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Page:Popular Science Monthly Volume 22.djvu/595

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THE

POPULAR SCIENCE

MONTHLY.

 

MARCH, 1883.


 

THE GROWTH AND EFFECT OF RAILWAY CONSOLIDATION.
By GERRIT L. LANSING.

IT is charged by the politician, it is spread by the press, and it is believed by the people, that railroads, being operated in the interest of the corporations themselves, are operated against the interest of the communities; that by consolidations and combinations all competition is removed, and monopolies are formed which levy extortionate tolls, with no regard to the rights or interests of their patrons. And so dangerous, it is believed, has this arbitrary exercise of power become, that the people of the whole country are invited to bind them-selves together into an "anti-monopoly" league, to be able to strike for their liberties, and punish the destroying avarice of these giant corporations.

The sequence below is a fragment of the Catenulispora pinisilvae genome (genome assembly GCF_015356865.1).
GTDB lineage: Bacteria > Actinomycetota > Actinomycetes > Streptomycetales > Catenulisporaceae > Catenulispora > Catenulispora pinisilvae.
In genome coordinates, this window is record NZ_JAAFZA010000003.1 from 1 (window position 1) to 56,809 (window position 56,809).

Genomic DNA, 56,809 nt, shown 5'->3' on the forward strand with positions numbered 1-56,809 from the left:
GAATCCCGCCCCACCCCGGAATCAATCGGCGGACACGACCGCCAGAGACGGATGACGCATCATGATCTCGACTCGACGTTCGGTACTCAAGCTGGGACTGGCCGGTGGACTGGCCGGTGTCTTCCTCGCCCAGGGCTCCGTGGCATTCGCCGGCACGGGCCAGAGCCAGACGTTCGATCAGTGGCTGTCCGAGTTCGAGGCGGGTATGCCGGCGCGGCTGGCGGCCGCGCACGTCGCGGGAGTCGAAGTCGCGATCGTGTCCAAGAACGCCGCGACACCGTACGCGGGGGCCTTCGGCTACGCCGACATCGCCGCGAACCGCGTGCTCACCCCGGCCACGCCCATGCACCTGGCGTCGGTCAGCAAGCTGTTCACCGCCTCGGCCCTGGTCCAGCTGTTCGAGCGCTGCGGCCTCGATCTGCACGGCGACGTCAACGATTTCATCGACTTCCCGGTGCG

There is an increasing number of inquiring minds who have come to look with distrust upon the statements of politicians, the opinions of the press, and that popular judgment which is based upon the misinformation furnished by these. It is the purpose of this paper to inquire into these charges and beliefs and endeavor to disclose what truth or error they may contain.

The word monopoly is associated in the mind with the legal and artificial monopolies of the last three centuries. Such, for instance, as the Dutch East India Company, which, having the entire product of the Spice Islands, would destroy a portion of the crop rather than lower the price by bringing the whole to market. The workings of all these old monopolies were opposed to the public good, as they were operated in the maintenance of high prices. In England, under the successors of Henry VIII, they had become so numerous and grievous, that by an act of James I, all monopolies were abolished